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OpenVAS stands for Open Vulnerability Assessment System and is a network security scanner with associated tools like a graphical user front-end. The core component is a server with a set of network vulnerability tests (NVTs) to detect security problems in remote systems and applications.



Configure redis as prescribed by the OpenVAS redis configuration. In summary, amend the following to your /etc/redis.conf

unixsocket /var/lib/redis/redis.sock
unixsocketperm 700
port 0
timeout 0
databases 128

Note: See the previous OpenVAS redis configuration document on how to calculate the databases number.

Additionally comment out the following (and similar) save lines if present to avoid a stuck connection of the openvas-scanner to redis:

save 900 1
save 300 10
save 60 10000

Create and add the following to /etc/openvas/openvassd.conf

kb_location = /var/lib/redis/redis.sock

Finally restart redis

# systemctl restart redis

haveged (optional)

If running OpenVAS in a virtual machine or any other system having a low entropy install haveged to gather more entropy. This is required for e.g. the key material used for the encrypted credentials saved within the openvas-manager database.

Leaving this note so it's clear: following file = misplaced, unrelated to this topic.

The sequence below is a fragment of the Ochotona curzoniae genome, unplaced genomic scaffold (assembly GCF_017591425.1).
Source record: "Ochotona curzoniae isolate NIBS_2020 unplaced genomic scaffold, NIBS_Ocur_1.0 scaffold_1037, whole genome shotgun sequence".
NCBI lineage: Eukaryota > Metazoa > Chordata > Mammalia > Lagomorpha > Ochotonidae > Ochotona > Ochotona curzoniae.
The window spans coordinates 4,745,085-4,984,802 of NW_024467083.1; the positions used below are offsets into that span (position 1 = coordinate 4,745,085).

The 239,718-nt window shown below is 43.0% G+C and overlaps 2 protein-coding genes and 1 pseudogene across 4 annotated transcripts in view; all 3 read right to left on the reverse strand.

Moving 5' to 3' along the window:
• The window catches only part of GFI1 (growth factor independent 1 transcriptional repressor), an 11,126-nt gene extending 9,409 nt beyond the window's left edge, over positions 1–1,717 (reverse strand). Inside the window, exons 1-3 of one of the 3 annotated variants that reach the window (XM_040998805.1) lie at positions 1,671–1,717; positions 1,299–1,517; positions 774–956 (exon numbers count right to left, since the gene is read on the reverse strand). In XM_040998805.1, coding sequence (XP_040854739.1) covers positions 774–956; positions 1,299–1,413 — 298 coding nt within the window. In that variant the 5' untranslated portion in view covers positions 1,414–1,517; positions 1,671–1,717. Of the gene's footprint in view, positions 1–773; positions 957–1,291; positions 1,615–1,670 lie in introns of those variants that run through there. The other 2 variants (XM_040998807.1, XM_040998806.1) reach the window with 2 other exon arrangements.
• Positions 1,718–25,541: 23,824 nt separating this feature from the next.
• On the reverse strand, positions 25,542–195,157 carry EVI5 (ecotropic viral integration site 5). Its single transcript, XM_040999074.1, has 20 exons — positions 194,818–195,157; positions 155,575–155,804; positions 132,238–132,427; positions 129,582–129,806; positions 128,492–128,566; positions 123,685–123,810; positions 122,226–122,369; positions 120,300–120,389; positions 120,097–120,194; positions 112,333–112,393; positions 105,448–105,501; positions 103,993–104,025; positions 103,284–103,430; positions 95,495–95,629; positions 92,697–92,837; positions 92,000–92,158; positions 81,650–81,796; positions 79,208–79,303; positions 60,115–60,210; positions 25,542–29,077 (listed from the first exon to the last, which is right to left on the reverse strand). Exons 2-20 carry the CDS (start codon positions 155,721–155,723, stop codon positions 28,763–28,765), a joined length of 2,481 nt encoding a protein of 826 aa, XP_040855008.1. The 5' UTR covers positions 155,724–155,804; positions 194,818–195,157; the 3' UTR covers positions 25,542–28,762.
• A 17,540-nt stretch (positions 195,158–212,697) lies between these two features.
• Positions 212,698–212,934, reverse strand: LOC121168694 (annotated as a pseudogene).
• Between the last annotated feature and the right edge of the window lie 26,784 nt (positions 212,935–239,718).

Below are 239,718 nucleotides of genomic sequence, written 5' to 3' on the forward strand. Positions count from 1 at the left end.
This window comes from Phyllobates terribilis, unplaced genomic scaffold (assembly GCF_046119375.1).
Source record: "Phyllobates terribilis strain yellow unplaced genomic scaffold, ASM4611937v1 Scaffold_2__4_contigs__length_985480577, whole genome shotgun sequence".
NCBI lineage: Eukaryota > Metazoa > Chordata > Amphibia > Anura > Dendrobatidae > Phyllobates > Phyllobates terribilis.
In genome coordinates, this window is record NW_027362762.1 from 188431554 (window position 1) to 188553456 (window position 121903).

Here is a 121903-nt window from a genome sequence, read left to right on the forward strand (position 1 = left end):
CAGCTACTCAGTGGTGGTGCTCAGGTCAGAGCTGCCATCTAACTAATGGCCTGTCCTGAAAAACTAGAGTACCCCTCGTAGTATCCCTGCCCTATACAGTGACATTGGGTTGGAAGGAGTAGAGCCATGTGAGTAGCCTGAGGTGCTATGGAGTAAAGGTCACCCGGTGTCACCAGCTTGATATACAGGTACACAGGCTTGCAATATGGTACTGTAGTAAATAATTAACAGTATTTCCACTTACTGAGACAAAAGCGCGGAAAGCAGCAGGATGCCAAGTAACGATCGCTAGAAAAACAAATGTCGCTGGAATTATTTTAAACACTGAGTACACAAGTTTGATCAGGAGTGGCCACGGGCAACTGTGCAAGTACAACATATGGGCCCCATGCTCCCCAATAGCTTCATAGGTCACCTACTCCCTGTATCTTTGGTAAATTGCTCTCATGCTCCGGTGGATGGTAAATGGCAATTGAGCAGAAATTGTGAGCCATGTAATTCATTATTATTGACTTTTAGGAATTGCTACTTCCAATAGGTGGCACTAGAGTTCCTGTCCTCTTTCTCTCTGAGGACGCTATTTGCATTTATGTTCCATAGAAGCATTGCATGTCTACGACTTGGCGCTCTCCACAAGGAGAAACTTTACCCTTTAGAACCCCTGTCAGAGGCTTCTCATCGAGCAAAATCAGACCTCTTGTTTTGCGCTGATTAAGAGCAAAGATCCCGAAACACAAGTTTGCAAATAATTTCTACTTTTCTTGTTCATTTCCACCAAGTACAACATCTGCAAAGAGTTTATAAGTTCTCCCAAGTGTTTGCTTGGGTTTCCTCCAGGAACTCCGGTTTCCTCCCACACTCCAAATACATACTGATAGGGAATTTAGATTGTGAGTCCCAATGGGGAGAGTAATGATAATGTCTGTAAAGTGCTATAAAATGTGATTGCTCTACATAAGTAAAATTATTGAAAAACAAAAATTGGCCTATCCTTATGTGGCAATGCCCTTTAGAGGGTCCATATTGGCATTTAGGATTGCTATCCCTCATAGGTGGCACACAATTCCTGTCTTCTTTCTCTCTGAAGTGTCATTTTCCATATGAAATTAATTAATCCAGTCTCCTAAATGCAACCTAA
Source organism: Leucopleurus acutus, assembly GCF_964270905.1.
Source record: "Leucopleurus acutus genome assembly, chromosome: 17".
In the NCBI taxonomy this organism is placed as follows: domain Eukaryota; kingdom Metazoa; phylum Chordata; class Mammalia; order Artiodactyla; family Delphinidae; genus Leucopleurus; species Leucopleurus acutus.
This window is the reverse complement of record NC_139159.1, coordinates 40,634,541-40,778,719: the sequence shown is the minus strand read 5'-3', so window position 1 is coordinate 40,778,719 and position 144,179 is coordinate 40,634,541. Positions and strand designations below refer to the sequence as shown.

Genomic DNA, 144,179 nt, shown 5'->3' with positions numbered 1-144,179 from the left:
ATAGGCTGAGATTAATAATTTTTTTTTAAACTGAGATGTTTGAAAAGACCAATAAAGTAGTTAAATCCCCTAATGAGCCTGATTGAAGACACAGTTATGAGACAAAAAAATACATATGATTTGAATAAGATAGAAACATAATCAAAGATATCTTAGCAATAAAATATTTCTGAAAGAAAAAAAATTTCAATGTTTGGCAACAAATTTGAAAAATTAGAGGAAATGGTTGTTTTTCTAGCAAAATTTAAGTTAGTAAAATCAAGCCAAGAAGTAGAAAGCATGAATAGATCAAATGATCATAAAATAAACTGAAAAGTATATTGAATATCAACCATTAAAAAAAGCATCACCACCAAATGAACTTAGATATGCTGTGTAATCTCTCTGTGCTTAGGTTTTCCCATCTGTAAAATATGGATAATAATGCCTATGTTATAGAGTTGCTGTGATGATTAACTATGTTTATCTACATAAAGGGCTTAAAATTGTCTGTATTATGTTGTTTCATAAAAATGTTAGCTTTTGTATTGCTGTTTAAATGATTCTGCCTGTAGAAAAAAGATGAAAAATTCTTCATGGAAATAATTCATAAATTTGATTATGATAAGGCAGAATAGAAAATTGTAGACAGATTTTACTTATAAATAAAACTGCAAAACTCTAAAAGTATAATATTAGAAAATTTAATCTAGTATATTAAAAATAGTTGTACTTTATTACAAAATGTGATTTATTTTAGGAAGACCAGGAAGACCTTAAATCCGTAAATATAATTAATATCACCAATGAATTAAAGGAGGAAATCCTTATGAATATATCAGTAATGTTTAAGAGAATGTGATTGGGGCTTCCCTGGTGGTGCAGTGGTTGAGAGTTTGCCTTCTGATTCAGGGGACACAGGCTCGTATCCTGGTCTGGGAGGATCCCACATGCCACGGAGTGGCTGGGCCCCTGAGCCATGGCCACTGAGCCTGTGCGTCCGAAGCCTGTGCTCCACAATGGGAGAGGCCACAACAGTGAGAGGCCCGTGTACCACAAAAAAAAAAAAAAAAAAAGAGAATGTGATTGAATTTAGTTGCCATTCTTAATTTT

Install the openvas package group from the official repositories. This group provides the openvas-cli command-line omp interface and greenbone-security-assistant web interface via the gsad daemon along with other OpenVAS dependencies.

Initial setup

Create certificates for the server+client, default values were used

# openvas-manage-certs -a

Update the plugins and vulnerability data:

# greenbone-nvt-sync
# greenbone-scapdata-sync
# greenbone-certdata-sync

Note: If GSA complains that the scapdata database is missing, it may be necessary to use greenbone-scapdata-sync --refresh

Start the scanner service:

# systemctl start openvas-scanner

Rebuild the database:

# openvasmd --rebuild --progress

Add an administrator user account, be sure to copy the password:

# openvasmd --create-user=admin --role=Admin

Getting started

Start the openvasmd daemon

# openvasmd -p 9390 -a

Start the Greenbone Security Assistant WebUI (optional)

# gsad -f --listen= --mlisten= --mport=9390

Point your web browser to and login with your admin crendentials

Note: By default, gsad will bind to port 80. If you are already running a webserver, this will obviously cause problems. Pass the --port switch to gsad for an alternate port. Read the gsad man page for options like --http-only, --no-redirect, and more.
Note: The Greenbone Security Assistant WebUI requires the texlive-most package in order to provide PDF downloads of the reports.


Redhat based systemd units are in an AUR package named openvas-systemdAUR. The contain a few tweaks such as better TLS settings.

Migration to new major versions

The database needs to be migrated when moving to a new major version:

# openvasmd --migrate --progress

See also